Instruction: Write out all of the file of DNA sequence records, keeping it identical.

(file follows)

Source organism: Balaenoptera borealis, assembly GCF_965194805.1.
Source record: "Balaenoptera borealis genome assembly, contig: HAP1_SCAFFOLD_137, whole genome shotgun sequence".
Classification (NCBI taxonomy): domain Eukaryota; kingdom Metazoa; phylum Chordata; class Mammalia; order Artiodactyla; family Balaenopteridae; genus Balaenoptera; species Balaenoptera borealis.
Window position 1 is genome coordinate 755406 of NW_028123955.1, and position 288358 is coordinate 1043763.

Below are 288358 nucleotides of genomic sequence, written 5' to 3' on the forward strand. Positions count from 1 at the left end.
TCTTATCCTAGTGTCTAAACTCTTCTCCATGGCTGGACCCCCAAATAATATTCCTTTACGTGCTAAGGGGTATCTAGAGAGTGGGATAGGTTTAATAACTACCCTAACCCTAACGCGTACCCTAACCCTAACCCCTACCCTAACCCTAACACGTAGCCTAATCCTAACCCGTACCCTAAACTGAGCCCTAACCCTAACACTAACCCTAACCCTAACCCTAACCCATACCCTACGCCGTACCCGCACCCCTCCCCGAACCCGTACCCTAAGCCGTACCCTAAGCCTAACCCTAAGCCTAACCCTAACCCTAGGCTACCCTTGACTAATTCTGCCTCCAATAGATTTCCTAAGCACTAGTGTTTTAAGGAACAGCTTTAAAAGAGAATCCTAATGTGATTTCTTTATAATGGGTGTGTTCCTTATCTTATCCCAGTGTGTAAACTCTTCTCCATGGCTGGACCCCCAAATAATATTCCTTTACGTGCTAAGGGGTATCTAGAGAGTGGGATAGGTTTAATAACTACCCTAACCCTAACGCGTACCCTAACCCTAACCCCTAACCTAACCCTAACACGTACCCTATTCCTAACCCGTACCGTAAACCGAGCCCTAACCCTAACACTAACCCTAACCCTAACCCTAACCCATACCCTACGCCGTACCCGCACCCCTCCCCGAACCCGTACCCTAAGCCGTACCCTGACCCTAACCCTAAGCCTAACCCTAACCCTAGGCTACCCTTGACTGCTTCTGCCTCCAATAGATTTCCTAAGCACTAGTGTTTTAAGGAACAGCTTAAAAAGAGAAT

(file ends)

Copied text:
Source organism: Balaenoptera borealis, assembly GCF_965194805.1.
Source record: "Balaenoptera borealis genome assembly, contig: HAP1_SCAFFOLD_137, whole genome shotgun sequence".
Classification (NCBI taxonomy): domain Eukaryota; kingdom Metazoa; phylum Chordata; class Mammalia; order Artiodactyla; family Balaenopteridae; genus Balaenoptera; species Balaenoptera borealis.
Window position 1 is genome coordinate 755406 of NW_028123955.1, and position 288358 is coordinate 1043763.

Below are 288358 nucleotides of genomic sequence, written 5' to 3' on the forward strand. Positions count from 1 at the left end.
TCTTATCCTAGTGTCTAAACTCTTCTCCATGGCTGGACCCCCAAATAATATTCCTTTACGTGCTAAGGGGTATCTAGAGAGTGGGATAGGTTTAATAACTACCCTAACCCTAACGCGTACCCTAACCCTAACCCCTACCCTAACCCTAACACGTAGCCTAATCCTAACCCGTACCCTAAACTGAGCCCTAACCCTAACACTAACCCTAACCCTAACCCTAACCCATACCCTACGCCGTACCCGCACCCCTCCCCGAACCCGTACCCTAAGCCGTACCCTAAGCCTAACCCTAAGCCTAACCCTAACCCTAGGCTACCCTTGACTAATTCTGCCTCCAATAGATTTCCTAAGCACTAGTGTTTTAAGGAACAGCTTTAAAAGAGAATCCTAATGTGATTTCTTTATAATGGGTGTGTTCCTTATCTTATCCCAGTGTGTAAACTCTTCTCCATGGCTGGACCCCCAAATAATATTCCTTTACGTGCTAAGGGGTATCTAGAGAGTGGGATAGGTTTAATAACTACCCTAACCCTAACGCGTACCCTAACCCTAACCCCTAACCTAACCCTAACACGTACCCTATTCCTAACCCGTACCGTAAACCGAGCCCTAACCCTAACACTAACCCTAACCCTAACCCTAACCCATACCCTACGCCGTACCCGCACCCCTCCCCGAACCCGTACCCTAAGCCGTACCCTGACCCTAACCCTAAGCCTAACCCTAACCCTAGGCTACCCTTGACTGCTTCTGCCTCCAATAGATTTCCTAAGCACTAGTGTTTTAAGGAACAGCTTAAAAAGAGAAT